This opening post is simply not true. I work in education in Scotland and the GIRFEC agenda (which this is part of) is about Child Protection. They do not have the power to "override decisions" that people make about their children. This kind of ill-informed scaremongering makes me very cross as it may mean that people, in their ignorance, cause disruption to a policy which may prevent the kinds of lapses in child protection which have led to the deaths of children such as Baby P, Victoria Climbé and Daniel Pelka. If you have a genuine interest in understanding what this policy is the details can be found here. The basic role, in day to day terms would be not different from, for example the current systems of pastoral care or guidance teacher (which every child already has) at school or health visitor (which every baby already has). The real difference is that if there are child protection concerns one person is able to have the information from all agencies so that these terrible lapses caused by no one having the whole picture about a child's situation should not occur.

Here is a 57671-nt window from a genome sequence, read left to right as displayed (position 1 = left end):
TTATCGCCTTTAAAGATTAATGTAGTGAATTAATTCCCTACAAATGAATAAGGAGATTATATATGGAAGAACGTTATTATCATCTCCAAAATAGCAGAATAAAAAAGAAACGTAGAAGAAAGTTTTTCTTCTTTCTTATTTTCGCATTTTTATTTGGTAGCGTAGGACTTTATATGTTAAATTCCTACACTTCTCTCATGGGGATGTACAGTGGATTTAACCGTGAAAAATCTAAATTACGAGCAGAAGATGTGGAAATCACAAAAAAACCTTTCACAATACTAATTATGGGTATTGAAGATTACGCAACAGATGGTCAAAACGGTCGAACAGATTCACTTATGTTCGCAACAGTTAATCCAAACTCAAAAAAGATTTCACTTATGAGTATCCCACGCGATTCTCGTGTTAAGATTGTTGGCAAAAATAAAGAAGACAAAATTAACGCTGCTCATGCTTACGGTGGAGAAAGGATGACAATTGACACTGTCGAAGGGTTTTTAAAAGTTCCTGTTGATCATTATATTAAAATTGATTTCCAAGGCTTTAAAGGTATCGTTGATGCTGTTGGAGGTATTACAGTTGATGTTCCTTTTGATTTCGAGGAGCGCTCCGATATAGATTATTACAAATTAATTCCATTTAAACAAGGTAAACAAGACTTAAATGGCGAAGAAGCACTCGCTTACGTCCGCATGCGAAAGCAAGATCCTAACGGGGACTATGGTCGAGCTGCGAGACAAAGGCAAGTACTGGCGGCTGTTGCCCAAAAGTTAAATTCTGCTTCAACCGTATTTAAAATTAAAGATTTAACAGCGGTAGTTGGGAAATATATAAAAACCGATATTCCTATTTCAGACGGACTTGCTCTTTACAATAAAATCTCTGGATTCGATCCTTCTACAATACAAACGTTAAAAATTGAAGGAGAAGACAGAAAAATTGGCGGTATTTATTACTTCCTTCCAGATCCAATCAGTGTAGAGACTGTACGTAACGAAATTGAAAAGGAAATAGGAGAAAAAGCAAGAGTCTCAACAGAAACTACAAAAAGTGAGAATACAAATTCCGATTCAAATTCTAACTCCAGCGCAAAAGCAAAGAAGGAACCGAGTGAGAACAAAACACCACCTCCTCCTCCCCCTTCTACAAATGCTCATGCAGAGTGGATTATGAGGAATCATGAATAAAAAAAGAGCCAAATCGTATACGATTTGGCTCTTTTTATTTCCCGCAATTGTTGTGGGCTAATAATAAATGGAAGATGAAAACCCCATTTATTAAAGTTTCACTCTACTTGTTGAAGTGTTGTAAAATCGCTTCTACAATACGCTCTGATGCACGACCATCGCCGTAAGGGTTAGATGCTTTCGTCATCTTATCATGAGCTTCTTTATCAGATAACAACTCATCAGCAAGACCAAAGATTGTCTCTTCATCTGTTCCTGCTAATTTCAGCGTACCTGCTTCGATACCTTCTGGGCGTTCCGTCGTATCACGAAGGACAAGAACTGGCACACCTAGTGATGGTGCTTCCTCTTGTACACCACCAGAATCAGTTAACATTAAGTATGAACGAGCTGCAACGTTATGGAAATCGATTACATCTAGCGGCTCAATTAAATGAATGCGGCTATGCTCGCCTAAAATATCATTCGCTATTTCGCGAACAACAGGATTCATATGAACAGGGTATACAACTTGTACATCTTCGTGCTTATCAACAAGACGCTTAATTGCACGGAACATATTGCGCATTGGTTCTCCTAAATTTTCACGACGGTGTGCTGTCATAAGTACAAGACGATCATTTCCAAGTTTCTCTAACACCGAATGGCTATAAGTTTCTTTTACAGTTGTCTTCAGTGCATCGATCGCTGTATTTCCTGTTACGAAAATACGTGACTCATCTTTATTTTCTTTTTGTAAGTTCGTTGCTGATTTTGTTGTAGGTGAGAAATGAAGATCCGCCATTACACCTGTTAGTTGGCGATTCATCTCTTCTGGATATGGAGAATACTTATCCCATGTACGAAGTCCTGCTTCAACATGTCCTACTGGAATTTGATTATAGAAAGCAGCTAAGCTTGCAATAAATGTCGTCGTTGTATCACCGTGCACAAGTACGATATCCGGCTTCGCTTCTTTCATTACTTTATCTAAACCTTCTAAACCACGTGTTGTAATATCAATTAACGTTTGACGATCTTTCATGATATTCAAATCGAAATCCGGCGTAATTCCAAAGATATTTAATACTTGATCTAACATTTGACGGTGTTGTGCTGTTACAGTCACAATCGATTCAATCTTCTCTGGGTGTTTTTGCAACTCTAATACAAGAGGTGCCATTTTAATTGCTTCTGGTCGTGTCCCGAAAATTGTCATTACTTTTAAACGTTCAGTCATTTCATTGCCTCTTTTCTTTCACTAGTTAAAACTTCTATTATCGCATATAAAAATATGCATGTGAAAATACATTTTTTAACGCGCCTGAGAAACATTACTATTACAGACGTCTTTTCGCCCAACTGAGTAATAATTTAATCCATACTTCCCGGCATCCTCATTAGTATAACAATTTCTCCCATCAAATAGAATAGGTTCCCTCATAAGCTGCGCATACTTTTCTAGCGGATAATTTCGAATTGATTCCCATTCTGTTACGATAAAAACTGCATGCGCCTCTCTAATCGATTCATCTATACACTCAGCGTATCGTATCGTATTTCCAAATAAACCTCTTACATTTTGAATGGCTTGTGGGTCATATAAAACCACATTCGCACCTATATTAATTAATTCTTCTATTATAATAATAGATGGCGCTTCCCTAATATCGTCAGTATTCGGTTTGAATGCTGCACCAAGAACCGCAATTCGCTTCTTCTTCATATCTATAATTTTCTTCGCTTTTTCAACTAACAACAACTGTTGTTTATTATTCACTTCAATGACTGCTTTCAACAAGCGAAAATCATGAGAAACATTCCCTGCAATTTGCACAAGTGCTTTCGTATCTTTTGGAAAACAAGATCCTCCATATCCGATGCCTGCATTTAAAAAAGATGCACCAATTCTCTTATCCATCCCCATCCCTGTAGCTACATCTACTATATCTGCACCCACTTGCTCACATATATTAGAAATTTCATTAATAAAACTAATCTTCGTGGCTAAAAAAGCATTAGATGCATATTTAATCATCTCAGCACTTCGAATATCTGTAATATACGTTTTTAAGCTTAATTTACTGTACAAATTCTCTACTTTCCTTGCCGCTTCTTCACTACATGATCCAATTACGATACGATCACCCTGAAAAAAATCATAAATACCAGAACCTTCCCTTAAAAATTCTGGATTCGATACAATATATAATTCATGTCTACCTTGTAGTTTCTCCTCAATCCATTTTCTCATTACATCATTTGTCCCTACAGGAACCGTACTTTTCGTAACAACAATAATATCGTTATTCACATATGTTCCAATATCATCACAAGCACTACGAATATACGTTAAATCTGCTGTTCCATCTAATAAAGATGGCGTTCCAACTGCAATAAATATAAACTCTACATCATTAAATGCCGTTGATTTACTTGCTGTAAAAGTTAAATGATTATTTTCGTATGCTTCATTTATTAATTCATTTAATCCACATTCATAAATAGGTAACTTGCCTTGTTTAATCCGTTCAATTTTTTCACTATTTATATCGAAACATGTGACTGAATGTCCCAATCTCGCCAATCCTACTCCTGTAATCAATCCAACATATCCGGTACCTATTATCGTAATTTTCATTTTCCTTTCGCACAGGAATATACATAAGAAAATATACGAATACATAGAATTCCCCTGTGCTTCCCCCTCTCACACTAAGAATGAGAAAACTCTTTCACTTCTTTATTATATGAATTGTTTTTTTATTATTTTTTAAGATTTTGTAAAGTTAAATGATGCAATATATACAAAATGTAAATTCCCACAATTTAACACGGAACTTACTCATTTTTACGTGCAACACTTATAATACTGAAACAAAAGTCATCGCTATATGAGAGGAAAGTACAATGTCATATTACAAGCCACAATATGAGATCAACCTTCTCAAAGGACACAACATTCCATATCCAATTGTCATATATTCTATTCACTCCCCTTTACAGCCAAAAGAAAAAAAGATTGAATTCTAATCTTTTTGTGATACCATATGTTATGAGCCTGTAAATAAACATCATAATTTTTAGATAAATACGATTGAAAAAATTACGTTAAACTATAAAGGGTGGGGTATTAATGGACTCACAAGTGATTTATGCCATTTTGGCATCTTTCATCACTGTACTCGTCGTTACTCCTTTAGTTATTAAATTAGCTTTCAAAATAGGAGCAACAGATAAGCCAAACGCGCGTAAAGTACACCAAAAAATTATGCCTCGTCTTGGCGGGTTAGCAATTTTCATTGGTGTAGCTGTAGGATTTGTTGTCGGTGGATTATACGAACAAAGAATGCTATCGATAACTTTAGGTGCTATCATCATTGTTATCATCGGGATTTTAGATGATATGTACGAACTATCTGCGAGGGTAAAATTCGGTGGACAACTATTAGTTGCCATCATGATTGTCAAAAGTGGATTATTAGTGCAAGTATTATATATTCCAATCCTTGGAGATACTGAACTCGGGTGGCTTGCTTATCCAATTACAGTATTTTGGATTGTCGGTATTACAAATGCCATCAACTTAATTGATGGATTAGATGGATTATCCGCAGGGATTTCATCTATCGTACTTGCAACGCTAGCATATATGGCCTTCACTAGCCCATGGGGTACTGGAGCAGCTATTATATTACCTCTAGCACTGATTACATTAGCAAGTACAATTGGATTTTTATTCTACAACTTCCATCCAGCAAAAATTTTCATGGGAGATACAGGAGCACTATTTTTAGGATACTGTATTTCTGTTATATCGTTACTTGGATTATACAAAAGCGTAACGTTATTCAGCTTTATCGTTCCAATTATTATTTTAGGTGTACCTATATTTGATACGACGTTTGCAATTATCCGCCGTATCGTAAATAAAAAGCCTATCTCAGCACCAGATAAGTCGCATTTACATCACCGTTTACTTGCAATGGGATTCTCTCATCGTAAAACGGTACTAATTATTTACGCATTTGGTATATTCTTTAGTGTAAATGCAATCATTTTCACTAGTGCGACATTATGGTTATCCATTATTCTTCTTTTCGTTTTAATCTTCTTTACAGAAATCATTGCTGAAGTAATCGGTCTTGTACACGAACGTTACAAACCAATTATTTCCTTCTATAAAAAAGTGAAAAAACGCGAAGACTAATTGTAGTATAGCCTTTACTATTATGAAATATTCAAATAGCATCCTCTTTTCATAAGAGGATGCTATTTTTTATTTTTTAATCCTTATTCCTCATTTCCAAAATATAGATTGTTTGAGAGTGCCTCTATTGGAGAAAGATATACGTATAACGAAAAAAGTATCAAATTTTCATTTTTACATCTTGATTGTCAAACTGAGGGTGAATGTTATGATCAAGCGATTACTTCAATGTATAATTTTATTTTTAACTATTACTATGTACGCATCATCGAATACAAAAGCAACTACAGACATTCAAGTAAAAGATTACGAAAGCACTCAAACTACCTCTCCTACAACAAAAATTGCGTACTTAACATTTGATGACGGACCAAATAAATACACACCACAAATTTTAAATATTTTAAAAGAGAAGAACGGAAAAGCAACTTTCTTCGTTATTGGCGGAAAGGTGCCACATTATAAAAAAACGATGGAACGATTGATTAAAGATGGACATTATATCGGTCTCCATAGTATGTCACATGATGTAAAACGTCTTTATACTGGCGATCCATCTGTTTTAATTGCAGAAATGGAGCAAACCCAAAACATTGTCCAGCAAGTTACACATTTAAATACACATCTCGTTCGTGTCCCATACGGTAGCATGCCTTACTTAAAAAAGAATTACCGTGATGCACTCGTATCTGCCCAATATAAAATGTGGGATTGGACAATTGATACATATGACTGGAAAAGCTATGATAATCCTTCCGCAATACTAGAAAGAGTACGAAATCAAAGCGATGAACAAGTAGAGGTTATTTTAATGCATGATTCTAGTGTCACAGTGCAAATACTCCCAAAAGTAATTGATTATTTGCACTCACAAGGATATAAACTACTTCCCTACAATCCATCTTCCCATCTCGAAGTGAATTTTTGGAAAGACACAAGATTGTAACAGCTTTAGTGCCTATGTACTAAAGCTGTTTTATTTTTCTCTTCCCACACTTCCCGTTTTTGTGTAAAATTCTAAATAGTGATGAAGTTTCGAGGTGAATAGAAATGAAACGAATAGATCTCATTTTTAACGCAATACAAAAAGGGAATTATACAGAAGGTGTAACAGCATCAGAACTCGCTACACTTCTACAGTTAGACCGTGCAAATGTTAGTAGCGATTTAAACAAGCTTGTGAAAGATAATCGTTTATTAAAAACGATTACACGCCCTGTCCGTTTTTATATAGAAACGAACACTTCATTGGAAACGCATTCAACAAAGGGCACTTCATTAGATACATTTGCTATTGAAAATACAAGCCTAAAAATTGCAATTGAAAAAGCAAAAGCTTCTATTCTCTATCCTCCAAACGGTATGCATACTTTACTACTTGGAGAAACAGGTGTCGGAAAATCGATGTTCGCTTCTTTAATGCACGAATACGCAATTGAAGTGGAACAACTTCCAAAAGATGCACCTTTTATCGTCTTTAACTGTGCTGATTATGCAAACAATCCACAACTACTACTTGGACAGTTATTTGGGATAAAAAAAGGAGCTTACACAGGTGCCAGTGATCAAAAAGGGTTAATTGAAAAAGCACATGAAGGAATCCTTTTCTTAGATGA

Elegran Sun 18-Oct-15 21:00:11

Thank you, hellomonty That is a very clear and well-written account the named person scheme. If all posters were to read it, they would find a lot of their worries answered.

I noted particularly

"An important part of taking a child- and family-centred approach means respecting confidentiality. This means that children and families must always give permission for information to be shared unless seeking consent will get in the way of protecting the child from harm. "

That is not the power to over-ride parental decisions.

Ana Sun 18-Oct-15 21:02:26

Being sent to the head's office is usually an indication that the child has 'done something wrong' though, bags. Not for a friendly chat.

(Sorry to interrupt, Hellymonty, your post is very informative)

Elegran Sun 18-Oct-15 21:04:24

The link is even more informative.

thatbags Sun 18-Oct-15 21:10:57

In my limited experience, ana, a summons from a guidance teacher has been because the child has done something wrong or at least ill-advised.

Anyway, hellomonty's post and link should make it clear what the named person scheme is about and that it is a good thing.